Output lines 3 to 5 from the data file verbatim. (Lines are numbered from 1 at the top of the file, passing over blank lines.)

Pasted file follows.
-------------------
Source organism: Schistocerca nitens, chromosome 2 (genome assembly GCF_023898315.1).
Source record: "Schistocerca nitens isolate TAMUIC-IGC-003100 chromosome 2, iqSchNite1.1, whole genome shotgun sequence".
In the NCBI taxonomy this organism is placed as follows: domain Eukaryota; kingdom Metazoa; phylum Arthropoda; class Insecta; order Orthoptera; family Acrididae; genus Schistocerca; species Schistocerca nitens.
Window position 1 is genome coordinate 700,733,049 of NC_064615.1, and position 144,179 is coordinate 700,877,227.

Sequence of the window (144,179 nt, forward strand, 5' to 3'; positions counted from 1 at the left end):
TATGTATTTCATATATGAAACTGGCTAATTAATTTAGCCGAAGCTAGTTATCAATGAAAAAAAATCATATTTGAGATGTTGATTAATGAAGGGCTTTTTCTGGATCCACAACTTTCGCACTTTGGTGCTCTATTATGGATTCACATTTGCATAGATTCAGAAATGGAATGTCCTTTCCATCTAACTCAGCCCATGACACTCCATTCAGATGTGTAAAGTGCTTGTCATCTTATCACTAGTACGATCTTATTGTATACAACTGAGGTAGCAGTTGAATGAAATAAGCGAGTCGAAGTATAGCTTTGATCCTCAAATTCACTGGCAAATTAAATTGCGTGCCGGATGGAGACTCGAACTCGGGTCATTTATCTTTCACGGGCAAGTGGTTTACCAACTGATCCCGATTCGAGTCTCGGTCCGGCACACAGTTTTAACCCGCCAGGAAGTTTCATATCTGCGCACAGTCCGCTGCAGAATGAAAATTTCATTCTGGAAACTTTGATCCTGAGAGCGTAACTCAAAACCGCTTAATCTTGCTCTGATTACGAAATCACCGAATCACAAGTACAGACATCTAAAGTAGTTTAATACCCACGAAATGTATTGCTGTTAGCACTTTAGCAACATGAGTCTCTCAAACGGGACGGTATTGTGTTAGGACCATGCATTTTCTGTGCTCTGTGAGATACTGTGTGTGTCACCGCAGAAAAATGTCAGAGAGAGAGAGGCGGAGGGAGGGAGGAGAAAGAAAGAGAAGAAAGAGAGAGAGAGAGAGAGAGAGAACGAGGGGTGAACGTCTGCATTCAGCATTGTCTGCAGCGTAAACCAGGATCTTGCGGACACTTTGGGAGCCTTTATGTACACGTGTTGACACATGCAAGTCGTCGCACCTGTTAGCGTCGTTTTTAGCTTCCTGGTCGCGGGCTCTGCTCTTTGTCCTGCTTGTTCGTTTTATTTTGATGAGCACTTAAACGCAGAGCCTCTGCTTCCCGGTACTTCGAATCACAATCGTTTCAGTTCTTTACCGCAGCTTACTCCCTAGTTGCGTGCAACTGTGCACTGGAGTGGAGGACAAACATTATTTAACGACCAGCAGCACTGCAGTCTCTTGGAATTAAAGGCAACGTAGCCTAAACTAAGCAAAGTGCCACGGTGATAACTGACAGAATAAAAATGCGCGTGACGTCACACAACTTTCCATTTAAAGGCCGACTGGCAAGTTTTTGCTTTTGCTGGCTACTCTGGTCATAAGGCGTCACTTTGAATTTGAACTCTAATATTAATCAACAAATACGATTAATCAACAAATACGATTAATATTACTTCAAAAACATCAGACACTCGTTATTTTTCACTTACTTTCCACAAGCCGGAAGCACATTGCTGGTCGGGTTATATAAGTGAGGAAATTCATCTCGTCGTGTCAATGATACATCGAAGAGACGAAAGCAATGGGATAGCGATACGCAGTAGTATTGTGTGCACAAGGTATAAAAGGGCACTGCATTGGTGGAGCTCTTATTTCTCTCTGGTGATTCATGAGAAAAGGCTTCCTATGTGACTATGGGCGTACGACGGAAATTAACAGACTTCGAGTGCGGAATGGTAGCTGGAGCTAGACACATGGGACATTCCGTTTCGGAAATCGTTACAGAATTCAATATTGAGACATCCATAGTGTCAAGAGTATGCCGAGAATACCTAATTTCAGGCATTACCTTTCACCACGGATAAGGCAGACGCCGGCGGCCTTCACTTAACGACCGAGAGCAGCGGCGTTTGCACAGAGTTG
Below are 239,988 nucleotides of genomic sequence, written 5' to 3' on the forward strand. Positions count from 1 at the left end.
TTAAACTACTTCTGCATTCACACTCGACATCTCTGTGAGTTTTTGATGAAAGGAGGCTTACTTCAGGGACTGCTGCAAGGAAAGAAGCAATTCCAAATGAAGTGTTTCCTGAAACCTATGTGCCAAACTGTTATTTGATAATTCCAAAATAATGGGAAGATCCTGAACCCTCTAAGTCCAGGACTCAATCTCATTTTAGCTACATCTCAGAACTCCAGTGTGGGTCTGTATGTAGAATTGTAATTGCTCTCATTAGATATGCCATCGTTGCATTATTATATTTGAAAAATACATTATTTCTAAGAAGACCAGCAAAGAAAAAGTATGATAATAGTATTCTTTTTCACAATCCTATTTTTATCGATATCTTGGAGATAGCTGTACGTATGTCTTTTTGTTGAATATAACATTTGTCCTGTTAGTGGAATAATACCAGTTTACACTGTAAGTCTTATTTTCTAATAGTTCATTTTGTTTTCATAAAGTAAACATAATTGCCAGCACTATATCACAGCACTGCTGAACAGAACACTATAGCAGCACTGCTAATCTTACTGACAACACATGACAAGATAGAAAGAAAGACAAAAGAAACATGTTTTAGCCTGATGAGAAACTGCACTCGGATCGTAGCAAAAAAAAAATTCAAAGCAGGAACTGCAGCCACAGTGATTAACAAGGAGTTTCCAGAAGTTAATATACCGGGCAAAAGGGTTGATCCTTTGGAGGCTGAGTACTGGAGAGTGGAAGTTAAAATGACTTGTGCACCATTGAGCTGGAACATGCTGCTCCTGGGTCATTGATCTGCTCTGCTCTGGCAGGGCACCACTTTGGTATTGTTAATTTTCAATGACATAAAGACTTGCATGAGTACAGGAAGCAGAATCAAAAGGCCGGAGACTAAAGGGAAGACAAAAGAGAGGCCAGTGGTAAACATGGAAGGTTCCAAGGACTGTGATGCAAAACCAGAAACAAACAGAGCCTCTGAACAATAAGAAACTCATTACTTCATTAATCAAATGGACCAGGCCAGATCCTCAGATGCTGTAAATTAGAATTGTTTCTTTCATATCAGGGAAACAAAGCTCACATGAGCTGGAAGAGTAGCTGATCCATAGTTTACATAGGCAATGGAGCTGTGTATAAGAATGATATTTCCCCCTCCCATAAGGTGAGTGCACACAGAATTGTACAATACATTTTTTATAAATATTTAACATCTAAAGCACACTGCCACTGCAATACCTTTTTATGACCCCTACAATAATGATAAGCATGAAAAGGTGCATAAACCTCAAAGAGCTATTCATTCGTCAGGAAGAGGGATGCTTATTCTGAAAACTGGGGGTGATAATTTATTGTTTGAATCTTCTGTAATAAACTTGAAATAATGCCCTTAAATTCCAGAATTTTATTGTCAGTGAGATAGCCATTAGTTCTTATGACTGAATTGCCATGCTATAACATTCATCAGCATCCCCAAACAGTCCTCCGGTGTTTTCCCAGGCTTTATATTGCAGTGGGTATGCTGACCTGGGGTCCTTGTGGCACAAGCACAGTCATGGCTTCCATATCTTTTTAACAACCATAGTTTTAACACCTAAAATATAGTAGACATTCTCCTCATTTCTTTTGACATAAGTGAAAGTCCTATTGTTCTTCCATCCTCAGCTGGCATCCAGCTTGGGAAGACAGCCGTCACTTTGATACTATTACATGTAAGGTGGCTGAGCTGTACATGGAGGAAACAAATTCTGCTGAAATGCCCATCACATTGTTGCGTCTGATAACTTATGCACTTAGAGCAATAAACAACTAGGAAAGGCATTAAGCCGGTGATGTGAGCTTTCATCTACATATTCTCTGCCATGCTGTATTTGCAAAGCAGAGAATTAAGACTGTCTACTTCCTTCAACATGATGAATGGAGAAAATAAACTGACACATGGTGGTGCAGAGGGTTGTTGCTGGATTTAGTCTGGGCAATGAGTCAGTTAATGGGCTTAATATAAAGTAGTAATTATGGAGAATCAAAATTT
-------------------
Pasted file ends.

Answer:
In the NCBI taxonomy this organism is placed as follows: domain Eukaryota; kingdom Metazoa; phylum Arthropoda; class Insecta; order Orthoptera; family Acrididae; genus Schistocerca; species Schistocerca nitens.
Window position 1 is genome coordinate 700,733,049 of NC_064615.1, and position 144,179 is coordinate 700,877,227.

Sequence of the window (144,179 nt, forward strand, 5' to 3'; positions counted from 1 at the left end):